Subject(s)
COVID-19 , Cardiovascular Diseases , Humans , Cardiovascular Diseases/diagnosis , Cardiovascular Diseases/epidemiology , Cardiovascular Diseases/therapy , COVID-19/therapy , Switzerland/epidemiology , Pandemics , Hospitalization
10.
Int J Environ Res Public Health ; 20(1)2022 12 30.
Article in English | MEDLINE | ID: covidwho-2285795

ABSTRACT

The outbreak of coronavirus disease 2019 (COVID-19) initiated a pandemic that has deteriorated health care access and thus disadvantaged vulnerable populations [...].


Subject(s)
COVID-19 , Cardiovascular Diseases , Humans , COVID-19/epidemiology , SARS-CoV-2 , Cardiovascular Diseases/epidemiology , Cardiovascular Diseases/therapy , Health Services Accessibility
11.
Cardiovasc Res ; 118(7): 1618-1666, 2022 06 22.
Article in English | MEDLINE | ID: covidwho-2250914

ABSTRACT

AIMS: Since its emergence in early 2020, the novel severe acute respiratory syndrome coronavirus 2 causing coronavirus disease 2019 (COVID-19) has reached pandemic levels, and there have been repeated outbreaks across the globe. The aim of this two part series is to provide practical knowledge and guidance to aid clinicians in the diagnosis and management of cardiovascular (CV) disease in association with COVID-19. METHODS AND RESULTS: A narrative literature review of the available evidence has been performed, and the resulting information has been organized into two parts. The first, which was reported previously, focused on the epidemiology, pathophysiology, and diagnosis of CV conditions that may be manifest in patients with COVID-19. This second part addresses the topics of: care pathways and triage systems and management and treatment pathways, both of the most commonly encountered CV conditions and of COVID-19; and information that may be considered useful to help patients with CV disease (CVD) to avoid exposure to COVID-19. CONCLUSION: This comprehensive review is not a formal guideline but rather a document that provides a summary of current knowledge and guidance to practicing clinicians managing patients with CVD and COVID-19. The recommendations are mainly the result of observations and personal experience from healthcare providers. Therefore, the information provided here may be subject to change with increasing knowledge, evidence from prospective studies, and changes in the pandemic. Likewise, the guidance provided in the document should not interfere with recommendations provided by local and national healthcare authorities.


Subject(s)
COVID-19 , Cardiovascular Diseases , COVID-19/diagnosis , Cardiovascular Diseases/diagnosis , Cardiovascular Diseases/epidemiology , Cardiovascular Diseases/therapy , Critical Pathways , Follow-Up Studies , Humans , Pandemics , Prospective Studies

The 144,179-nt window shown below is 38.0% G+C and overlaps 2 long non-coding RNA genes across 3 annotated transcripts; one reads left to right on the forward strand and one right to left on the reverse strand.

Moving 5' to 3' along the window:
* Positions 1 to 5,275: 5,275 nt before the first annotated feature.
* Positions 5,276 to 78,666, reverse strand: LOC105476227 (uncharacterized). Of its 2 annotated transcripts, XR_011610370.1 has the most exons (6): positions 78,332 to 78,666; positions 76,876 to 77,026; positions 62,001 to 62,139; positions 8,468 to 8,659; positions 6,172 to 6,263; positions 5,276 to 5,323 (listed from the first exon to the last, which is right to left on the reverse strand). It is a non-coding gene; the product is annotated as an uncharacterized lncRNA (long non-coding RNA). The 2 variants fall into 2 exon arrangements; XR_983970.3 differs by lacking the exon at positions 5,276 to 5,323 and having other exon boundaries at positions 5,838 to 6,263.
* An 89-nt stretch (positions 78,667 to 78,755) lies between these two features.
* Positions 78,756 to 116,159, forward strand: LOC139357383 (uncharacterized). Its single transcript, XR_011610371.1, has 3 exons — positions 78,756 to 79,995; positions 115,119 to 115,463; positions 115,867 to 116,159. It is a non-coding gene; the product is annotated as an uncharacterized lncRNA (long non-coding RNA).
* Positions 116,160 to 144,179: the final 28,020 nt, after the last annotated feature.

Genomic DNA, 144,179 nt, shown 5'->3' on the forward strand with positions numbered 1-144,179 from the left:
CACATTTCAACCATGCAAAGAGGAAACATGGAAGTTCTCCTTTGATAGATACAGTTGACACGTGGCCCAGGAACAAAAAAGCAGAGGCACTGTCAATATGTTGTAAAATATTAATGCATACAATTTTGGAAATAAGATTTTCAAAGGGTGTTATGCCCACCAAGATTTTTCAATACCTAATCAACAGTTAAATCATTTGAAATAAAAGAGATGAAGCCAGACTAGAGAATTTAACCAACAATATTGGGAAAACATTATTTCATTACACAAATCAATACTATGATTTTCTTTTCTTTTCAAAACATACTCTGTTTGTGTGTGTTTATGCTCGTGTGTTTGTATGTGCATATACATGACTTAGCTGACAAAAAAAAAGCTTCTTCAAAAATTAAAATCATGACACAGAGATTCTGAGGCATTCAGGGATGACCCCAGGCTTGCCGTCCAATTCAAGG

12.
Circulation ; 147(3): 254-266, 2023 01 17.
Article in English | MEDLINE | ID: covidwho-2239065

ABSTRACT

Cardiac rehabilitation (CR) is a guideline-recommended, multidisciplinary program of exercise training, risk factor management, and psychosocial counseling for people with cardiovascular disease (CVD) that is beneficial but underused and with substantial disparities in referral, access, and participation. The emergence of new virtual and remote delivery models has the potential to improve access to and participation in CR and ultimately improve outcomes for people with CVD. Although data suggest that new delivery models for CR have safety and efficacy similar to traditional in-person CR, questions remain regarding which participants are most likely to benefit from these models, how and where such programs should be delivered, and their effect on outcomes in diverse populations. In this review, we describe important gaps in evidence, identify relevant research questions, and propose strategies for addressing them. We highlight 4 research priorities: (1) including diverse populations in all CR research; (2) leveraging implementation methodologies to enhance equitable delivery of CR; (3) clarifying which populations are most likely to benefit from virtual and remote CR; and (4) comparing traditional in-person CR with virtual and remote CR in diverse populations using multicenter studies of important clinical, psychosocial, and cost-effectiveness outcomes that are relevant to patients, caregivers, providers, health systems, and payors. By framing these important questions, we hope to advance toward a goal of delivering high-quality CR to as many people as possible to improve outcomes in those with CVD.